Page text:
Porting to the Universal Windows Platform (C++)
In this topic, you can find information on how to port existing C++ code to the Windows 10 app platform, the Universal Windows Platform. What is meant by the term universal is that your code can run on any of the devices that run Windows 10, including desktop, phone, tablets, and future devices that run Windows 10. You create a single project and a single XAML-base user interface that works well on any device that runs Windows 10. You can use dynamic layout features in XAML to allow the app's UI to adapt to different display sizes.
The Windows Dev Center documentation contains a guide for porting Windows 8.1 apps to the Universal Windows Platform. See Move from Windows Runtime 8 to UWP. Although the guide focused mostly on C# code, most of the guidance is applicable to C++. The following procedures contain more detailed information.
This topic contains the following procedures for porting code to the UWP.
If you have a classic desktop Win32 DLL and you want to call it from a UWP application, you can do that as well. Using such procedures, you can create a UWP user interface layer for an existing classic Windows desktop C++ application, or your cross-platform standard C++ code. See How to: Use Existing C++ Code in a Universal Windows Platform App.
Porting a Windows 8.1 Store App to the UWP
If you have a Windows 8.1 Store App, you can use this procedure to get it working on the UWP and any device that runs Windows 10. It's a good idea to first build the project with Visual Studio 2017 as a Windows 8.1 project, to first eliminate any issues that arise from changes in the compiler and libraries. Once you've done that, there are two ways to convert this to a Windows 10 UWP project. The easiest way (as explained in the following procedure) is to create a Universal Windows project, and copy your existing code into it. If you were using a Universal project for Windows 8.1 desktop and Windows 8.1 Phone, your project will start with two different layouts in XAML but end with a single dynamic layout that adjusts to the display size.
To port a Windows 8.1 Store App to the UWP
If you have not already done so, open your Windows 8.1 App project in Visual Studio 2017, and follow the instructions to upgrade the project file.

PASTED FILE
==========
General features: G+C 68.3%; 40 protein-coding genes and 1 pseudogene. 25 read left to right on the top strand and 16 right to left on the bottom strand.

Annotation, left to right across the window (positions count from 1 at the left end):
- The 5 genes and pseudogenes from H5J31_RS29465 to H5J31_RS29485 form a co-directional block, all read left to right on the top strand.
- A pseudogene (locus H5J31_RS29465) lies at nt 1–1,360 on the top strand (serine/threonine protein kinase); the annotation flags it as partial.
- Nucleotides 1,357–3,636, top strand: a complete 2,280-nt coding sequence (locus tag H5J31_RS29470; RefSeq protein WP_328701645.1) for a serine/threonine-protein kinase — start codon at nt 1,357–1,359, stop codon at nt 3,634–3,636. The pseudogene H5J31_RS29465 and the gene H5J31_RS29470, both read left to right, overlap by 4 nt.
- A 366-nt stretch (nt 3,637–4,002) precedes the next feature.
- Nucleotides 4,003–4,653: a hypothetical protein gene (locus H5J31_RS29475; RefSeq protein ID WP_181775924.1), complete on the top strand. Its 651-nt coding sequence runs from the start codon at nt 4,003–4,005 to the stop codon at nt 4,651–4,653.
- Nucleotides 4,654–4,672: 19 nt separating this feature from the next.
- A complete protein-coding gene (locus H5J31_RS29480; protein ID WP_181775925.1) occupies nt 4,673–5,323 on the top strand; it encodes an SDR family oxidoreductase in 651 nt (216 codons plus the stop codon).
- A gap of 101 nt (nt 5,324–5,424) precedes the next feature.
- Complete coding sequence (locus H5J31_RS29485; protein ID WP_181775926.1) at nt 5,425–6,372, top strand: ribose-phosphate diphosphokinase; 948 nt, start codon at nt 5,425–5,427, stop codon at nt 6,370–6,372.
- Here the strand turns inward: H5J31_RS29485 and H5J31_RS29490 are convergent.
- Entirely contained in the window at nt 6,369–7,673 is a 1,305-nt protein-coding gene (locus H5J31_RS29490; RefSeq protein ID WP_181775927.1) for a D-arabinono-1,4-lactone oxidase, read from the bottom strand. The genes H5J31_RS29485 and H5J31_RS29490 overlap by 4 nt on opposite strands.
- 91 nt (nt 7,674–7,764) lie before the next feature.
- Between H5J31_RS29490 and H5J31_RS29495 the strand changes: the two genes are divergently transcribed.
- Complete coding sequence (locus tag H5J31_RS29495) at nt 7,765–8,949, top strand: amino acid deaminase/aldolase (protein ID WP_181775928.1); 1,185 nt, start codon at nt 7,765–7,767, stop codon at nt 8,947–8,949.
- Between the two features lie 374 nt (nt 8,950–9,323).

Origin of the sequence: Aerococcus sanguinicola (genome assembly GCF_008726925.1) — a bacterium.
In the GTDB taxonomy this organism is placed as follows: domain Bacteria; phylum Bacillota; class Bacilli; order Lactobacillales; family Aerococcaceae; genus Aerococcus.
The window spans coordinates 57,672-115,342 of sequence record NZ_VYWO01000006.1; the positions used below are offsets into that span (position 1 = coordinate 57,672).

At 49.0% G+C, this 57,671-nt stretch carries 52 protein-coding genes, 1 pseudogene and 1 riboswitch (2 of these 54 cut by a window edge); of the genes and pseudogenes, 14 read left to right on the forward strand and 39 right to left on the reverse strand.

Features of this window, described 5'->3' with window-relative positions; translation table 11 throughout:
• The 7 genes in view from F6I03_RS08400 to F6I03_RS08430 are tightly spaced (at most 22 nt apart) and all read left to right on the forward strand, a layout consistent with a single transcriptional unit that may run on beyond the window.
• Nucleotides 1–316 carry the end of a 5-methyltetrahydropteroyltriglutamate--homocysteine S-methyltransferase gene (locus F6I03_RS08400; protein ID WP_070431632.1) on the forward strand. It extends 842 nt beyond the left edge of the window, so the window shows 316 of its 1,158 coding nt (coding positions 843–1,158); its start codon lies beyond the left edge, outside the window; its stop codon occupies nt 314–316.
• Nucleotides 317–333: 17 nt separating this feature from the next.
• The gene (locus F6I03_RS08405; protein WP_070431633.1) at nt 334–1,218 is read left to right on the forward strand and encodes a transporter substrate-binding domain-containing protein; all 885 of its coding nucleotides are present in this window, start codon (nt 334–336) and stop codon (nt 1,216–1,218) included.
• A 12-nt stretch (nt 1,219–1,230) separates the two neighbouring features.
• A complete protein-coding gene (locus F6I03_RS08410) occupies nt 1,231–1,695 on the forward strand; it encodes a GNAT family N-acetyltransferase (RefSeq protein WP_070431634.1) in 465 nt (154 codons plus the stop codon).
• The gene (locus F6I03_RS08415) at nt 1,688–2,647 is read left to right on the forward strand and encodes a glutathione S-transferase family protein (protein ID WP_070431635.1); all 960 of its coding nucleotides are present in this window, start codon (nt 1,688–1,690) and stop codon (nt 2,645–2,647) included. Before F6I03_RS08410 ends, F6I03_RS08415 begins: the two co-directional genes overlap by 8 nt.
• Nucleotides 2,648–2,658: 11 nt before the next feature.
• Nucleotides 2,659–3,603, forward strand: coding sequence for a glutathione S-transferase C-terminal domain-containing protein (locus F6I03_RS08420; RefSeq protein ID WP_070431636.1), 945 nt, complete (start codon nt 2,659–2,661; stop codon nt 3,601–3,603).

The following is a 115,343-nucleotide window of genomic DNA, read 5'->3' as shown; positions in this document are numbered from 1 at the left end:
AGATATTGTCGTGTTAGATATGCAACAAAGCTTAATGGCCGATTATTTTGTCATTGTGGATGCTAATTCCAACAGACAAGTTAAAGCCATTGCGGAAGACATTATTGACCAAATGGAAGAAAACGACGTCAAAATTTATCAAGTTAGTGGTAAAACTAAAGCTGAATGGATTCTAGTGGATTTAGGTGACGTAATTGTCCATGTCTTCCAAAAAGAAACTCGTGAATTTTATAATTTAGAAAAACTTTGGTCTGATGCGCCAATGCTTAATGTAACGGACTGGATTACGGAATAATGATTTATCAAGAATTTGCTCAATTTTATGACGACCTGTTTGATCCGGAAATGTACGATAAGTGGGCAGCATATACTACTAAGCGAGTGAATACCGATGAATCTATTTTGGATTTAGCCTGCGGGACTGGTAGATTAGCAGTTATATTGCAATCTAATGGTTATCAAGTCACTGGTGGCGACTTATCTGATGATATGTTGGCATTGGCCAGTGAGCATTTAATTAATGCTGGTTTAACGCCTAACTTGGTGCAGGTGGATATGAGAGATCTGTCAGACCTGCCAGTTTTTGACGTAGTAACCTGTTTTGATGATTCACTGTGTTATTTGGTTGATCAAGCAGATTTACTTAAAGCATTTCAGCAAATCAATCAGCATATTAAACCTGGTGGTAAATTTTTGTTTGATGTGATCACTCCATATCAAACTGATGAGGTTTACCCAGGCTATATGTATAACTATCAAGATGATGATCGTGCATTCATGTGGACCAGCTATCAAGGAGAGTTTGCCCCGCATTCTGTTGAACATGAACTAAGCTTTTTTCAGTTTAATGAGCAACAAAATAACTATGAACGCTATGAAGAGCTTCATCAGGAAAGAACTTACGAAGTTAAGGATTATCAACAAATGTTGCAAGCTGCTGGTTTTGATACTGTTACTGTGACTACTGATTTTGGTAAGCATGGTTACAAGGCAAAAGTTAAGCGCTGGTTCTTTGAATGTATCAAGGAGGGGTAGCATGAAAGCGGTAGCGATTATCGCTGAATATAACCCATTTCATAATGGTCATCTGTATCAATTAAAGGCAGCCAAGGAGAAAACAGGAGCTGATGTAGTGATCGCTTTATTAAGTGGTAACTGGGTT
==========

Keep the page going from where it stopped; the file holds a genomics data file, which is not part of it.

You need to have installed the Windows 8.1 Tools in Visual Studio setup. If you don't have those tools installed, start Visual Studio setup from the Programs and Features window, choose Visual Studio 2017, and in the setup window, choose Modify. Locate Windows 8.1 Tools, make sure it is selected, and choose OK.
Open the Project Properties window, and under C++, General, set the Platform Toolset to v141, the build tools for Visual Studio 2017.
Build the project as a Windows 8.1 project, and address any build errors. Any errors at this stage are probably due to breaking changes in the build tools and libraries. See Visual C++ change history 2003 - 2015 for a detailed explanation of the changes that might affect your code.
Once your project builds cleanly, you are ready to port to Universal Windows (Windows 10).
Create a new Universal Windows App project using the Blank template. You might want to give it the same name as your existing project, although to do that the projects must be in different directories.
Close the solution, and then using Windows Explorer or the command line, copy the code files (with extensions .cpp, .h, and .xaml) from your Windows 8.1 project into the same folder as the project file (.vcxproj) for the project you created in step 1. Do not copy the Package.appxmanifest file, and if you have separate code for Windows 8.1 desktop and phone, choose one of them to port first (you'll have to do some work later to adapt to the other). Be sure to copy and subfolders and their contents. If prompted, choose to replace any files with duplicate names.
Reopen the solution, and choose Add, Existing Item from the shortcut menu for the project node. Select all the files you copied, except any that are already part of the project.
Check any subfolders and make sure to add the files in them as well.
If you are not using the same project name as your old project, open the Package.appxmanifest file and update the Entry Point to reflect the namespace name for the App class.